Stop The Leaks In Your Pool's Pump Hose

Posted on: 25 March 2015

Now that spring is here, many homeowners are beginning to take the steps to open their pools up for the season. One thing that many pool owners find after the winter is that their pump hoses have sprung leaks. If the pump hoses are damaged, the pool will not effectively be cleaned and you will quickly lose a lot of the water from inside the pool. You can repair those pool pump hoses in many cases, and here's how.

To repair the pump hoses, you will need:

  • Wet-dry vacuum
  • Duct tape
  • Paper towels
  • Pliers and screwdrivers
  • Grease pencil
  • Waterproof plastic sealant kit
  • Waterproof silicone sealant tape

Step 1: Identify the Leaks

Identifying all of the leaks in the hose can be a little time consuming, but it is time well spent. If you identify all of the leaks before you get started with repairs, you can complete each step a single time rather than multiple times.

To find the leaks, run the pump and watch where the water is leaking from. When you pinpoint the exact area of the leak, use the grease pencil to mark the hose. If you are having a difficult time distinguishing exactly where the leak is, wrap the hose with dry paper towels and pay very close attention to the area of the paper towel that gets wet first. This is your leak.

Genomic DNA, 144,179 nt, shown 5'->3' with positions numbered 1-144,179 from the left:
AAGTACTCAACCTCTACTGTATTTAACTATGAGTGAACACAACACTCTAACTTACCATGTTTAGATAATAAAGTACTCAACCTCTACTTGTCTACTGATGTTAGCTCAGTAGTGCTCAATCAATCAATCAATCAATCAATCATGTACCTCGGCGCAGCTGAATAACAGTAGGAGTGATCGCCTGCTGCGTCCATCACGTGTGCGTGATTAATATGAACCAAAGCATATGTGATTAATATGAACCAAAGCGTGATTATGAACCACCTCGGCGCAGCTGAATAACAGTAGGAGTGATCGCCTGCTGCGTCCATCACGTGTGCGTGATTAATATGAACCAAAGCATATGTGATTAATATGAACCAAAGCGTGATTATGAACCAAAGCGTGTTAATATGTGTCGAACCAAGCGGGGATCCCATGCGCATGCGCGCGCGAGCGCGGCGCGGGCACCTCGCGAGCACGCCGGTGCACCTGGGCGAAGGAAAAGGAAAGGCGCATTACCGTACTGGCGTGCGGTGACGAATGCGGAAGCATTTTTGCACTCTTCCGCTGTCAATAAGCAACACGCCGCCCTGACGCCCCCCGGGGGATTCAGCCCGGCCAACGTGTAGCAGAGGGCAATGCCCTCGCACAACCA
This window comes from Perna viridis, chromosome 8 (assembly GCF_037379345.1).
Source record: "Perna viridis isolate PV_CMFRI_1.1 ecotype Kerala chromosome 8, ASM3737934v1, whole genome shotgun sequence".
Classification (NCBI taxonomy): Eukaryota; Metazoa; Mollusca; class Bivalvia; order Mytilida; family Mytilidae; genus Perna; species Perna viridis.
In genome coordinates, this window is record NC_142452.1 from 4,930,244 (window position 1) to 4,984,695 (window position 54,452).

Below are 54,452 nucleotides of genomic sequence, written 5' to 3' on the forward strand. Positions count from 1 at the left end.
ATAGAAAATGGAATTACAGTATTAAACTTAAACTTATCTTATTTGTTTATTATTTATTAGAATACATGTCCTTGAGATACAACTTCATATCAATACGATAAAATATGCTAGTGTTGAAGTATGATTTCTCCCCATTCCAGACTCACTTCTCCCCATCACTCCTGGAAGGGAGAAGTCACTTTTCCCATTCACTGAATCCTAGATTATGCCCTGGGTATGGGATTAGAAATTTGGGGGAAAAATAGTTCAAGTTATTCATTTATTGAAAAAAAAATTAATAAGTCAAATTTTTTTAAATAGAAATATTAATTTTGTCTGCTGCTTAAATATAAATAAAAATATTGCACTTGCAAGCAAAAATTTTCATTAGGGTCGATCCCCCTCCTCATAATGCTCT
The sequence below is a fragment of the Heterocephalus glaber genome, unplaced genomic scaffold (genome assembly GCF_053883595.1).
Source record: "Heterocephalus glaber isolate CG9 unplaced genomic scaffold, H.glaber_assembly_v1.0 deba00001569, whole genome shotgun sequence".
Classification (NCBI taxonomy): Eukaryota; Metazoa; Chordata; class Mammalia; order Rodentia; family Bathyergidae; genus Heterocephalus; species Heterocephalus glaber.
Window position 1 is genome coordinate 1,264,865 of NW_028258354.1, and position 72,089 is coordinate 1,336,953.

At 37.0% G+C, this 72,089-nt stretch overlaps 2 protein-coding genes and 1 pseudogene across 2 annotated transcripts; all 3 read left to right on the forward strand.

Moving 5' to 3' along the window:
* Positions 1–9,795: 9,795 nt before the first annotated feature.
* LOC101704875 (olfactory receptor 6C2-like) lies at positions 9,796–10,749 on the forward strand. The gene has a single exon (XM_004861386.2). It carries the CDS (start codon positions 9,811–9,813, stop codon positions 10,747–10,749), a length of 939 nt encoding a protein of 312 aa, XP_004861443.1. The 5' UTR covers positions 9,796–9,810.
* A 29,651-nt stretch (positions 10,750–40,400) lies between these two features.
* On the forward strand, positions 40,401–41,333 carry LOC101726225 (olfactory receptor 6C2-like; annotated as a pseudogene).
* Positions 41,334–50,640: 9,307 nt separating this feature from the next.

Step 2: Stop the Water Flow

To remove the hose to make the repairs, you first must disconnect the power to the pump. This can be done by unplugging it or turning the breaker off on the panel.

On the pool pump assembly, remove the bottom panel and turn the water valves inside to the closed position. If the valve is difficult to turn, use pliers to grip it and give it a firm twist. Once the water is stopped, disconnect the hose.

Step 3: Make the Repairs

Before you can make the repairs, you must completely dry the hose. Unfortunately, this process can take quite a while, but you can expedite the process a bit by using a wet-dry vacuum.

Connect the nozzle of the wet-dry vacuum to the end of the pump hose. Duct tape the two together to create an air-tight seal. Turn the wet-dry vacuum on and allow it to run for several minutes. This will pull the moisture out of the hose more rapidly than letting it air-dry naturally.

The sealant kit that you have purchased should include two tubes of sealant that must be mixed together inside an application syringe.

Begin at one end of the hose and apply a thin layer of the sealant to the hose at each place that you have marked with the grease pencil. Allow the sealant to cure, and then wrap the area with the silicone sealant tape several times. This is a secondary level of protection against the leak and will help prevent future leaks in the same area.

Step 4: Reassemble the Hose and Pump

Connect the hose to the pump securely. Turn on the water valve and replace the panel assembly panel. Restore power to the pump and watch carefully as the water begins to flow through the hose. If you notice any more leaks, repeat the above process.

If you continue to experience problems with the pump hose, talk with your local pool supplier (such as about replacing the hose altogether.